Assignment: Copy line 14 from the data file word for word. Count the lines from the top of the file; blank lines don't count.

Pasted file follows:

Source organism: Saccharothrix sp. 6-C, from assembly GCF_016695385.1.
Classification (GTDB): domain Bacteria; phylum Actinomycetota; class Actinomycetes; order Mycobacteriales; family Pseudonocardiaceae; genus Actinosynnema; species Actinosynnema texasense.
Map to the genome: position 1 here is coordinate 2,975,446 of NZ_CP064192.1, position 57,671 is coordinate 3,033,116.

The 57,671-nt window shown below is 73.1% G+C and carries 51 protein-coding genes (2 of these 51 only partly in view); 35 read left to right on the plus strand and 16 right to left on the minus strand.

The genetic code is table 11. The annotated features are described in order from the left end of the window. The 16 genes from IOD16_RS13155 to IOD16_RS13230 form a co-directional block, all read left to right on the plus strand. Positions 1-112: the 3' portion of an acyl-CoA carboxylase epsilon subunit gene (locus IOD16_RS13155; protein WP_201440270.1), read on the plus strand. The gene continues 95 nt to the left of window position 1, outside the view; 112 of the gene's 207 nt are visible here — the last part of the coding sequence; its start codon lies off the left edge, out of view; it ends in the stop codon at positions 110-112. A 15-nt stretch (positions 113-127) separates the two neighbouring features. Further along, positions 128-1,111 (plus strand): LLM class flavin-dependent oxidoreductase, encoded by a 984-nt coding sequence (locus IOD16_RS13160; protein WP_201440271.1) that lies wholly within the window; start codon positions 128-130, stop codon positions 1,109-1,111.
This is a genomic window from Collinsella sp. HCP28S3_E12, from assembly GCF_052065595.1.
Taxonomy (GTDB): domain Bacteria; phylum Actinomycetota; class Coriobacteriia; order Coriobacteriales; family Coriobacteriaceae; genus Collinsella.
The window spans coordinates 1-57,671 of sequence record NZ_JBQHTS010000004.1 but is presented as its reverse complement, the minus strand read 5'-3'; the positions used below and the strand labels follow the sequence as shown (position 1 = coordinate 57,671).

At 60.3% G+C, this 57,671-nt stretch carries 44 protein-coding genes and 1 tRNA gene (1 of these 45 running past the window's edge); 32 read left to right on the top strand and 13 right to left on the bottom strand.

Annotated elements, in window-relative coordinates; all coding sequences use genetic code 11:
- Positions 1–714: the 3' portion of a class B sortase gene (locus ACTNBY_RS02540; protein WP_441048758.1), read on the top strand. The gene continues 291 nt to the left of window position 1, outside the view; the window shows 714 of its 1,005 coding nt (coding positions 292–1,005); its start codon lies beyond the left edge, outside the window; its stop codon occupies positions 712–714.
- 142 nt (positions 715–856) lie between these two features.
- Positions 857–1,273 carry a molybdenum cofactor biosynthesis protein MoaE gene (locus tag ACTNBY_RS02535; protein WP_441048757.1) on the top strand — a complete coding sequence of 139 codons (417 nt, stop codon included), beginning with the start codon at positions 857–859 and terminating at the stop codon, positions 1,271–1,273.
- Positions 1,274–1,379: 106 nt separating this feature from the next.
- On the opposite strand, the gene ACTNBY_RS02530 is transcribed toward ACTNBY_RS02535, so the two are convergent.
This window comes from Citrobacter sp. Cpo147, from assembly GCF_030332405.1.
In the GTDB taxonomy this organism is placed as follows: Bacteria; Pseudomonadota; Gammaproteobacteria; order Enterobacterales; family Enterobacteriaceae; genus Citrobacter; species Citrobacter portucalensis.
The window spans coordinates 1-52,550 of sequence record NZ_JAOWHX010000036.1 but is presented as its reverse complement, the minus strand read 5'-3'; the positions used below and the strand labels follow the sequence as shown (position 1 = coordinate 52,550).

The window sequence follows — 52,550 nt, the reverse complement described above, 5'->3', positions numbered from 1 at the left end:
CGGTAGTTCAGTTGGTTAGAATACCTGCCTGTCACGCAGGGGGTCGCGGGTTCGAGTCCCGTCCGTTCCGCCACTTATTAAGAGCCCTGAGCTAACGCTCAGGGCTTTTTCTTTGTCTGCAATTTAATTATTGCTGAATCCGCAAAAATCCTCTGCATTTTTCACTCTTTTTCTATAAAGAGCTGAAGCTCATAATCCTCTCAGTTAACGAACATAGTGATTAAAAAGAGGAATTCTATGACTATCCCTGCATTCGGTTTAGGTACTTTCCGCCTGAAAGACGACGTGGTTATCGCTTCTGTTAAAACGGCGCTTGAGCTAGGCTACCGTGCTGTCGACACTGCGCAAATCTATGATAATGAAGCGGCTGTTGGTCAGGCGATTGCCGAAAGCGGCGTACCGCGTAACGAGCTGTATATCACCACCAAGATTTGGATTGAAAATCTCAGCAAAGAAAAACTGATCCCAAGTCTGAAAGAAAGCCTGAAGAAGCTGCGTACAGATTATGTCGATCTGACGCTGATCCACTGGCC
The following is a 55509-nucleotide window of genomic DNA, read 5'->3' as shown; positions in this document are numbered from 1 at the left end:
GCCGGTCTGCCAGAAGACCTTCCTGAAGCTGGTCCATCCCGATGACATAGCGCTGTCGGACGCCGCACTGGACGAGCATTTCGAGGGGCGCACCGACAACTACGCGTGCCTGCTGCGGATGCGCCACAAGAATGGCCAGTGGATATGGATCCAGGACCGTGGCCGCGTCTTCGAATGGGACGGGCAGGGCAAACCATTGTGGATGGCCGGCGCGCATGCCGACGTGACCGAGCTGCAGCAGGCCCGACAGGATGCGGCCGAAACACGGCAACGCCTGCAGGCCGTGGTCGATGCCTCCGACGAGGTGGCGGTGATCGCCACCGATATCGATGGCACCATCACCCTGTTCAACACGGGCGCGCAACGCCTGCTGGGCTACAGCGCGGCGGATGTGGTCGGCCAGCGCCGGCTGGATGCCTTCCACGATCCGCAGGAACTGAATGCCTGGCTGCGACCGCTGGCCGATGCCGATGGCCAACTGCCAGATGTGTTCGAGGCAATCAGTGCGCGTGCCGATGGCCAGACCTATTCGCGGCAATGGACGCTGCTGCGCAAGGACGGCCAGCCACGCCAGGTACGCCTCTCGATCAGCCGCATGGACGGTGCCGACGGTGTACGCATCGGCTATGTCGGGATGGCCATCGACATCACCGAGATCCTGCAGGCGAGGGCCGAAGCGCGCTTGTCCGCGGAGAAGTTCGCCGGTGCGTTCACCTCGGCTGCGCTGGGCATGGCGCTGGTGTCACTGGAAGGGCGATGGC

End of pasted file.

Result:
- Positions 1,274–1,379: 106 nt separating this feature from the next.